School of Chemical Engineering

Yield stress fluids are remarkable materials that behave like a solid until a certain level of stress is exerted on them, after which they flow like a fluid until the stress is removed.  Examples of yield stress fluids include toothpastes and other thick pastes, but they also include very low viscosity fluids like coconut drinks. The reason for such large differences is the wide range of microstructures used to formulate such fluids and their yielding and flow behavior can be quite differnet as a result. Many of the details of yielding at small length scales are not well understood and need to be studied microscopically to develop a better picture of their kinematics.  This project uses microrheology, movement by magnetic forces of tiny suspended particles in a fluid, to determine the local response and strength of new types of yield stress fluids like the cellulose nanofibers shown in the image above.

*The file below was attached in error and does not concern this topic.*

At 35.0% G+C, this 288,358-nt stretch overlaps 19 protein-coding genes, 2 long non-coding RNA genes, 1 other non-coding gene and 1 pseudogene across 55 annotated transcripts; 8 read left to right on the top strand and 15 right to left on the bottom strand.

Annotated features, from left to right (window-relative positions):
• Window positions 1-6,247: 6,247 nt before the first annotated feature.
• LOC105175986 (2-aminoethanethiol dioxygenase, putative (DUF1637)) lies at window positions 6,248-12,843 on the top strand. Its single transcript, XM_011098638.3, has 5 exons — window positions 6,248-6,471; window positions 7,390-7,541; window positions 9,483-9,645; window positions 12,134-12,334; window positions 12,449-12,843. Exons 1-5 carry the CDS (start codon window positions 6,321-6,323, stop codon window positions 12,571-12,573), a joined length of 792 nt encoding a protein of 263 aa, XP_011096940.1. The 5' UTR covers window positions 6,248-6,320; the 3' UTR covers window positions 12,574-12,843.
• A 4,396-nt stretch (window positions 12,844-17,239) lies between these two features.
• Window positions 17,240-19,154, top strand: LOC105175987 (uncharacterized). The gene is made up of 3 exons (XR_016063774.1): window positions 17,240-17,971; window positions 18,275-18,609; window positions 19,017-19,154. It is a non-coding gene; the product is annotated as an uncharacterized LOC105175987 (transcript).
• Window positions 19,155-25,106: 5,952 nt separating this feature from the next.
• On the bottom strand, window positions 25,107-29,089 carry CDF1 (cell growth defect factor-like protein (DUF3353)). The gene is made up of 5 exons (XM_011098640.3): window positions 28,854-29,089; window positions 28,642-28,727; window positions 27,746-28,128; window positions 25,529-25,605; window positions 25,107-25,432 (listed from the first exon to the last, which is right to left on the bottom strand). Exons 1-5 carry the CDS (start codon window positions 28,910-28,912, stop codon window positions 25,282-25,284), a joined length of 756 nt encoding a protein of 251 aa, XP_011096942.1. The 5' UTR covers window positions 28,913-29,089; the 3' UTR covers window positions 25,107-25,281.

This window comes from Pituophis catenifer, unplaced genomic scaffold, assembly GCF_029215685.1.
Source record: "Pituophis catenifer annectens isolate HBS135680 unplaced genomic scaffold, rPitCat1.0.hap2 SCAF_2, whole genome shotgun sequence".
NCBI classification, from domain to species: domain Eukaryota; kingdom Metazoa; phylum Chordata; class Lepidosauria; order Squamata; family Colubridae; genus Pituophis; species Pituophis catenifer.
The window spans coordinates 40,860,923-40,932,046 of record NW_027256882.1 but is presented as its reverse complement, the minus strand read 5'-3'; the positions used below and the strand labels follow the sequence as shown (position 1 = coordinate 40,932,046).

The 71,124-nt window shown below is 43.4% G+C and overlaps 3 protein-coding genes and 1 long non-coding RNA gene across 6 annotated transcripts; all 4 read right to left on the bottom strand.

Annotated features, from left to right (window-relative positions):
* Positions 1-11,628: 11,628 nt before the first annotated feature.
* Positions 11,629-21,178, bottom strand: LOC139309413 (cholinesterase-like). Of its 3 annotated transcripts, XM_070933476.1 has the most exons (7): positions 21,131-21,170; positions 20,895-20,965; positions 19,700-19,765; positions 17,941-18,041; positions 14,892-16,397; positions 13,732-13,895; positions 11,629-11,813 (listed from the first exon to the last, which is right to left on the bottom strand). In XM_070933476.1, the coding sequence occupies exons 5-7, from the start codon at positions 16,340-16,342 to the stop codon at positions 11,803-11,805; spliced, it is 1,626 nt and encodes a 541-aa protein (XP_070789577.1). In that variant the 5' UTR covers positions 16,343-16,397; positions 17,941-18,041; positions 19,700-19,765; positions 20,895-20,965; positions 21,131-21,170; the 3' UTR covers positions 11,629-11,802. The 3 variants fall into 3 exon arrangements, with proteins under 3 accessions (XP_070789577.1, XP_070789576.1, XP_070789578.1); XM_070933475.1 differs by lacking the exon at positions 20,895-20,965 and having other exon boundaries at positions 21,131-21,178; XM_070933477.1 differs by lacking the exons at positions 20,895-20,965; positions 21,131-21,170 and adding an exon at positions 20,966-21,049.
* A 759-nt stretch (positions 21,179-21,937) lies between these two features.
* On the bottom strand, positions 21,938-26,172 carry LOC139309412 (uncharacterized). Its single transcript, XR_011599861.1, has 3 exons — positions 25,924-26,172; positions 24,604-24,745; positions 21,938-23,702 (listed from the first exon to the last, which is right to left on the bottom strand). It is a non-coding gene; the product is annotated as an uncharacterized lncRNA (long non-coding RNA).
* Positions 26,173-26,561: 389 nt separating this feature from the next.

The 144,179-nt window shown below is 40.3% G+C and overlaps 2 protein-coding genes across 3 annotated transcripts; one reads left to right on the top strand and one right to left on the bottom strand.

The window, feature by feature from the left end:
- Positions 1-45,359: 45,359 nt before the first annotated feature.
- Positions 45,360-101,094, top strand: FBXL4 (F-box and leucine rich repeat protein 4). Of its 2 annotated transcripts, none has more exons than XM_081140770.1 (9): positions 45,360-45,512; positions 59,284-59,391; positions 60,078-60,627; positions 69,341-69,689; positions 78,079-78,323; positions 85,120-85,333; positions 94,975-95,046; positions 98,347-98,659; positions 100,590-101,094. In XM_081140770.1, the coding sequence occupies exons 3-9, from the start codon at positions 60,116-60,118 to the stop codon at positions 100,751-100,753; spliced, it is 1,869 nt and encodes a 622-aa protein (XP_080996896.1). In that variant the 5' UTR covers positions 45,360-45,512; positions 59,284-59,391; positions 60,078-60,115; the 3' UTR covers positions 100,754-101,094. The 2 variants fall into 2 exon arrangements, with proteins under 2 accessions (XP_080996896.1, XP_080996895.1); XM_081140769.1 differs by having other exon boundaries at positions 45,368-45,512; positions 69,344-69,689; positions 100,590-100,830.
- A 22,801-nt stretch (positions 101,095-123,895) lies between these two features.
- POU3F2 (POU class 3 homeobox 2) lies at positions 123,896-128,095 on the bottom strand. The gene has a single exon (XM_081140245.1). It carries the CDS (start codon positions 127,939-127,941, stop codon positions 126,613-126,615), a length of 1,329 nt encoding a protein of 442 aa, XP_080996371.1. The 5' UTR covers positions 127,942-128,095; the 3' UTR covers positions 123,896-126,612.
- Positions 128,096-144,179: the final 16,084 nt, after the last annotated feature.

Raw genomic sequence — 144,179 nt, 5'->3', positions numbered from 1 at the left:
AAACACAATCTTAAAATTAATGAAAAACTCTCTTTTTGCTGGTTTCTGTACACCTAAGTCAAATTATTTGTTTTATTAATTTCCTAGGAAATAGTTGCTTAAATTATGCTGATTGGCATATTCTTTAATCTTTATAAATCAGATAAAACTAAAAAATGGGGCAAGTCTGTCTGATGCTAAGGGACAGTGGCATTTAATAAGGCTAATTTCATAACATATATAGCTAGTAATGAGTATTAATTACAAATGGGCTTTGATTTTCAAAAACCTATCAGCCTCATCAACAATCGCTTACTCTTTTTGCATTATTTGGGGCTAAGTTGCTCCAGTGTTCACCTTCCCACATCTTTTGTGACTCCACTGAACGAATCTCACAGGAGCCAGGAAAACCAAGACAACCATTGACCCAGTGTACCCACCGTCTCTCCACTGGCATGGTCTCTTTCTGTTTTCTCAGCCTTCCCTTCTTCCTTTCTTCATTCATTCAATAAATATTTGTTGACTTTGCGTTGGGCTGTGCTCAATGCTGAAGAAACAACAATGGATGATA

Honours projects available!

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